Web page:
This doesn’t make it invalid to ask for the thesis, but it may be worth checking what that person published during their PhD time before asking. This way you can establish whether you are actually interested in the thesis and what parts you are interested in.

  • Depending on the field, it is rather uncommon that somebody is really interested in an entire thesis, and not just a certain aspect. Hence a more specific request including why you are interested in the thesis or what specific aspects you want to know about is more likely to gain you what you need. Usually, the author can directly tell you, which chapters or sections are relevant to you.

For example, the most interesting content that is exclusive to my thesis is a brief review of the general topic in the introduction. The requirement of publishing my thesis was waived because all essential parts were already published. If somebody wrote me a mail just asking for my thesis, I would ask them what part or aspect they are interested in and then send them the corresponding paper(s).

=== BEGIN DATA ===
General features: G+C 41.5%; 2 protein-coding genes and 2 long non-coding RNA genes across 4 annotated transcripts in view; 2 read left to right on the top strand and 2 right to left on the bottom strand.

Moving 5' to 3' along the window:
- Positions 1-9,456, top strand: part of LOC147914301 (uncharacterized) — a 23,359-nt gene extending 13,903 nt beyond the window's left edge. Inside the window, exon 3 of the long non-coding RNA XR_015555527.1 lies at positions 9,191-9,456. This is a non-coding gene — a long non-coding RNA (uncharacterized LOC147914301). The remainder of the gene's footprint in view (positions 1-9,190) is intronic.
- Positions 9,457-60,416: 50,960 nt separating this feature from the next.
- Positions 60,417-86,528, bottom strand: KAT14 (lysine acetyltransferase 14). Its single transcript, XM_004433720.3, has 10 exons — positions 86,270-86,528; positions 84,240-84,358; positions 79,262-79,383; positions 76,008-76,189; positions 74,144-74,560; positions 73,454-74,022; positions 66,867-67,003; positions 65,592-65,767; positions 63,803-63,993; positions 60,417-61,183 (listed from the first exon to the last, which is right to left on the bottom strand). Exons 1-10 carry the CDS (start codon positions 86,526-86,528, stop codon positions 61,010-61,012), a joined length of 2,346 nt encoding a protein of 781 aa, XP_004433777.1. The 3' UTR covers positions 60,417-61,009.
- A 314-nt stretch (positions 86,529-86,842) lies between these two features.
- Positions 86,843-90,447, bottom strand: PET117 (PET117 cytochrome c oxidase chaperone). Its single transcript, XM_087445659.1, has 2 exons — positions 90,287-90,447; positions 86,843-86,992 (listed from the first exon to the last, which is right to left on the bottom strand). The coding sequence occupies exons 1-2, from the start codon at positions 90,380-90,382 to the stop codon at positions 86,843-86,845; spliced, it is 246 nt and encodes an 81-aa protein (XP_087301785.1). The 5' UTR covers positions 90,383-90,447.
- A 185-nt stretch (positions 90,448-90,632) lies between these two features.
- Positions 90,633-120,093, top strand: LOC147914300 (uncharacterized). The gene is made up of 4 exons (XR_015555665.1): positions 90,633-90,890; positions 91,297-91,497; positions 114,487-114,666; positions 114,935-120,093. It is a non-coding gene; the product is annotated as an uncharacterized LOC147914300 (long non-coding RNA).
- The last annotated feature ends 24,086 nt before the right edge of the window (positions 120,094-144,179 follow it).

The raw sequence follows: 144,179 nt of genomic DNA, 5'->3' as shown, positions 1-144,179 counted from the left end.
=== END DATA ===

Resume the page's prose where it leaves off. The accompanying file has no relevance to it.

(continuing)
• 2
    In addition, ask your librarian how to find PhD theses: e.g. over here, they are usually available, but the "distribution channels" are different from those for papers (search e.g. in the national library and/or university library where the thesis was done). And while boilerplate theses in extreme cases report nothing that wasn't in the stapled papers, many other theses (like companion technical reports to a paper) contain interesting details that are not in the papers. Jan 27, 2018 at 11:16
  • @cbeleites - Good point. I suggest, Wrzlprmft, you add to answer: check with librarian first. Jan 27, 2018 at 15:51
  • @aparente001: It doesn’t really address the question, which was not about how to obtain a thesis, but how to ask for one. It’s fine as a comment, but that was already made.
    – Wrzlprmft
    Jan 27, 2018 at 16:21
  • In addition, some might no longer have a soft copy of their PhD thesis. Having written my thesis almost twenty years ago, at some point I had stopped backing it up along the years. Jan 27, 2018 at 17:00